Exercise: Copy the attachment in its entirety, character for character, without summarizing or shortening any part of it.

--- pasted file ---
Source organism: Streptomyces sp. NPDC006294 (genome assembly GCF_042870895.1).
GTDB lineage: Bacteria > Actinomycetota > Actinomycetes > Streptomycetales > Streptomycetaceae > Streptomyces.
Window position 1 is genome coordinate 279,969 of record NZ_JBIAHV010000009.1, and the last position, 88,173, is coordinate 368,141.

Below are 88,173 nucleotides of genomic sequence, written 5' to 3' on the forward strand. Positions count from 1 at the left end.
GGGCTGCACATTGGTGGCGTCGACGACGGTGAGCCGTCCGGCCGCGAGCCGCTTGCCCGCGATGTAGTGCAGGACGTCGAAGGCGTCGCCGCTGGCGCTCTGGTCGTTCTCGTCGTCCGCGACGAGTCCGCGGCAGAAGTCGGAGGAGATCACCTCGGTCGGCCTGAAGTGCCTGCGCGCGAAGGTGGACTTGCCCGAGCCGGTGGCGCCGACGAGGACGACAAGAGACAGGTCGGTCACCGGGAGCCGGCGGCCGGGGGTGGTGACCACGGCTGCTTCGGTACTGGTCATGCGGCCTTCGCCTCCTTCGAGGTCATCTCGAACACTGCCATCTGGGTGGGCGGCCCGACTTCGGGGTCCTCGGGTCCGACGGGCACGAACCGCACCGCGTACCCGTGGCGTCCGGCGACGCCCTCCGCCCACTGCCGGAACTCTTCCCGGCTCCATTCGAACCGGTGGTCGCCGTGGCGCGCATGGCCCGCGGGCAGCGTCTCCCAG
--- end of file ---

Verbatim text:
Source organism: Streptomyces sp. NPDC006294 (genome assembly GCF_042870895.1).
GTDB lineage: Bacteria > Actinomycetota > Actinomycetes > Streptomycetales > Streptomycetaceae > Streptomyces.
Window position 1 is genome coordinate 279,969 of record NZ_JBIAHV010000009.1, and the last position, 88,173, is coordinate 368,141.

Below are 88,173 nucleotides of genomic sequence, written 5' to 3' on the forward strand. Positions count from 1 at the left end.
GGGCTGCACATTGGTGGCGTCGACGACGGTGAGCCGTCCGGCCGCGAGCCGCTTGCCCGCGATGTAGTGCAGGACGTCGAAGGCGTCGCCGCTGGCGCTCTGGTCGTTCTCGTCGTCCGCGACGAGTCCGCGGCAGAAGTCGGAGGAGATCACCTCGGTCGGCCTGAAGTGCCTGCGCGCGAAGGTGGACTTGCCCGAGCCGGTGGCGCCGACGAGGACGACAAGAGACAGGTCGGTCACCGGGAGCCGGCGGCCGGGGGTGGTGACCACGGCTGCTTCGGTACTGGTCATGCGGCCTTCGCCTCCTTCGAGGTCATCTCGAACACTGCCATCTGGGTGGGCGGCCCGACTTCGGGGTCCTCGGGTCCGACGGGCACGAACCGCACCGCGTACCCGTGGCGTCCGGCGACGCCCTCCGCCCACTGCCGGAACTCTTCCCGGCTCCATTCGAACCGGTGGTCGCCGTGGCGCGCATGGCCCGCGGGCAGCGTCTCCCAG